After praying for Himself, Jesus next proceeds to pray for His disciples. He does not specifically say that it is His disciples that He is praying for, but it is easy to deduce that it could be none other than His disciples, “those who You have given Me.” He asks God to not translate them from the earth, but rather to leave them on the earth and keep them on the path of righteousness. Jesus wanted to be with the disciples in heaven, but He knew that there was work that still needed doing on earth. Jesus could have simply prayed for the universal church, and His disciples would be included. Jesus kept them as two separate prayers though, because the disciples needed extra prayer. This is because the disciples were to be the representatives of Jesus to the world, and it was crucial that they stay in righteousness.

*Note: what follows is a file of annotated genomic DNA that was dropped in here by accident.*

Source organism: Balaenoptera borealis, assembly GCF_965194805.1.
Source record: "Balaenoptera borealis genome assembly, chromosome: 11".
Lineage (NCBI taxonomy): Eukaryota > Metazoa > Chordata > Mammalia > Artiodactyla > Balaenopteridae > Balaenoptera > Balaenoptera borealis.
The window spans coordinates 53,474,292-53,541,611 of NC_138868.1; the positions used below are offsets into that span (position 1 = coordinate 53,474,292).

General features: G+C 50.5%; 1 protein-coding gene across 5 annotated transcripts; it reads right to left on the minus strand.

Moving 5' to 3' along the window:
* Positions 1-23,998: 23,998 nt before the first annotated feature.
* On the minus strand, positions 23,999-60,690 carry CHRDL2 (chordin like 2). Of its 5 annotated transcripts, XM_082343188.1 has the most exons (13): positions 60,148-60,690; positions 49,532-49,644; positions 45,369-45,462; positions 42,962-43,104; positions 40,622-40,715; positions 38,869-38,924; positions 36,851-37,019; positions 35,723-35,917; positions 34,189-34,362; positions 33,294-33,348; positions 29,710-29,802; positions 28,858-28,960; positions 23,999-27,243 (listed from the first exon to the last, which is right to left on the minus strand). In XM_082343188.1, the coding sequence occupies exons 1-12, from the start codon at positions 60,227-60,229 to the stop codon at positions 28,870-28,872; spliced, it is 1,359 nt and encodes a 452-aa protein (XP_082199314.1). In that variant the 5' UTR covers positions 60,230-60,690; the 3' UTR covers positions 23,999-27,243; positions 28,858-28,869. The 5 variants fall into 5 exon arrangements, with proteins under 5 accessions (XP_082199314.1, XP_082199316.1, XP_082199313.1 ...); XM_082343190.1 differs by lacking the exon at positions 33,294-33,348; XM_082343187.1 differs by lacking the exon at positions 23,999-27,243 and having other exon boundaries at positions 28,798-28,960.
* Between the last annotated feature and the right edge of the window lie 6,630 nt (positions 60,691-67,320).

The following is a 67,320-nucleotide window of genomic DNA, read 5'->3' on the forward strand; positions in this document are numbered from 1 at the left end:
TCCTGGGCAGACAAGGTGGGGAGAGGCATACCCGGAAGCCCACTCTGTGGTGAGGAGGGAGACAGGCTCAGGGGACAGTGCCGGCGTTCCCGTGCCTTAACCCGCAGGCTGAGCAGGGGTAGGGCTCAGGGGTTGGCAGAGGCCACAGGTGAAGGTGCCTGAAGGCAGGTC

The last part of Jesus prayer is for the universal church. He emphasised the necessity for unity in it.[14] “that all may be one, as You Father, are in Me, and I in You; that they also may be one in Us, . . .”[15] Jesus made it clear that He was one with God, and in the same way, Christians are to be one with each other, with Jesus, and with God. The verses all focus one the concept of oneness. If the church is not one, then there is no coherent bride of Christ. Christ wants one cohesive bride, not many “brides.” Thus He naturally wants Christians to be united. Christ, in another passage of scripture, said that as Christians we are His body. No body can survive without being united. As Christ’s body we must be united as we follow Christ.